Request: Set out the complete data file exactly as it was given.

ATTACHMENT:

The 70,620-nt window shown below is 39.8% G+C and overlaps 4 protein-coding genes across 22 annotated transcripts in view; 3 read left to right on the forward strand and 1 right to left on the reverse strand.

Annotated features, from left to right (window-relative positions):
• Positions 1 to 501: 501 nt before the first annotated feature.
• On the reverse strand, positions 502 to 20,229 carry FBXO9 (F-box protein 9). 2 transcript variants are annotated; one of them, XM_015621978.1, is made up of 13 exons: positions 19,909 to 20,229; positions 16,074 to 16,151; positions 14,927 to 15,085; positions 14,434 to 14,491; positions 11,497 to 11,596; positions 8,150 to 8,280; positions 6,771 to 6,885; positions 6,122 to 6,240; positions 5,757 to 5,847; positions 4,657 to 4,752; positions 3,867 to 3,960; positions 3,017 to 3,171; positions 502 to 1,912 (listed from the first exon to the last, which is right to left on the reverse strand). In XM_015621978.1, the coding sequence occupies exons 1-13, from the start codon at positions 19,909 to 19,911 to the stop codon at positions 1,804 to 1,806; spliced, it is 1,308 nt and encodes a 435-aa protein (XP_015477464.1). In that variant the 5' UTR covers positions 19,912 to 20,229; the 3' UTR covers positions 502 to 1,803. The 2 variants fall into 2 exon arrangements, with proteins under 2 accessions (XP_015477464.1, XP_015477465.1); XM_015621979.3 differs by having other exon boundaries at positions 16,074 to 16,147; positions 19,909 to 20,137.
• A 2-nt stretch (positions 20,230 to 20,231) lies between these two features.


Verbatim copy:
The 70,620-nt window shown below is 39.8% G+C and overlaps 4 protein-coding genes across 22 annotated transcripts in view; 3 read left to right on the forward strand and 1 right to left on the reverse strand.

Annotated features, from left to right (window-relative positions):
• Positions 1 to 501: 501 nt before the first annotated feature.
• On the reverse strand, positions 502 to 20,229 carry FBXO9 (F-box protein 9). 2 transcript variants are annotated; one of them, XM_015621978.1, is made up of 13 exons: positions 19,909 to 20,229; positions 16,074 to 16,151; positions 14,927 to 15,085; positions 14,434 to 14,491; positions 11,497 to 11,596; positions 8,150 to 8,280; positions 6,771 to 6,885; positions 6,122 to 6,240; positions 5,757 to 5,847; positions 4,657 to 4,752; positions 3,867 to 3,960; positions 3,017 to 3,171; positions 502 to 1,912 (listed from the first exon to the last, which is right to left on the reverse strand). In XM_015621978.1, the coding sequence occupies exons 1-13, from the start codon at positions 19,909 to 19,911 to the stop codon at positions 1,804 to 1,806; spliced, it is 1,308 nt and encodes a 435-aa protein (XP_015477464.1). In that variant the 5' UTR covers positions 19,912 to 20,229; the 3' UTR covers positions 502 to 1,803. The 2 variants fall into 2 exon arrangements, with proteins under 2 accessions (XP_015477464.1, XP_015477465.1); XM_015621979.3 differs by having other exon boundaries at positions 16,074 to 16,147; positions 19,909 to 20,137.
• A 2-nt stretch (positions 20,230 to 20,231) lies between these two features.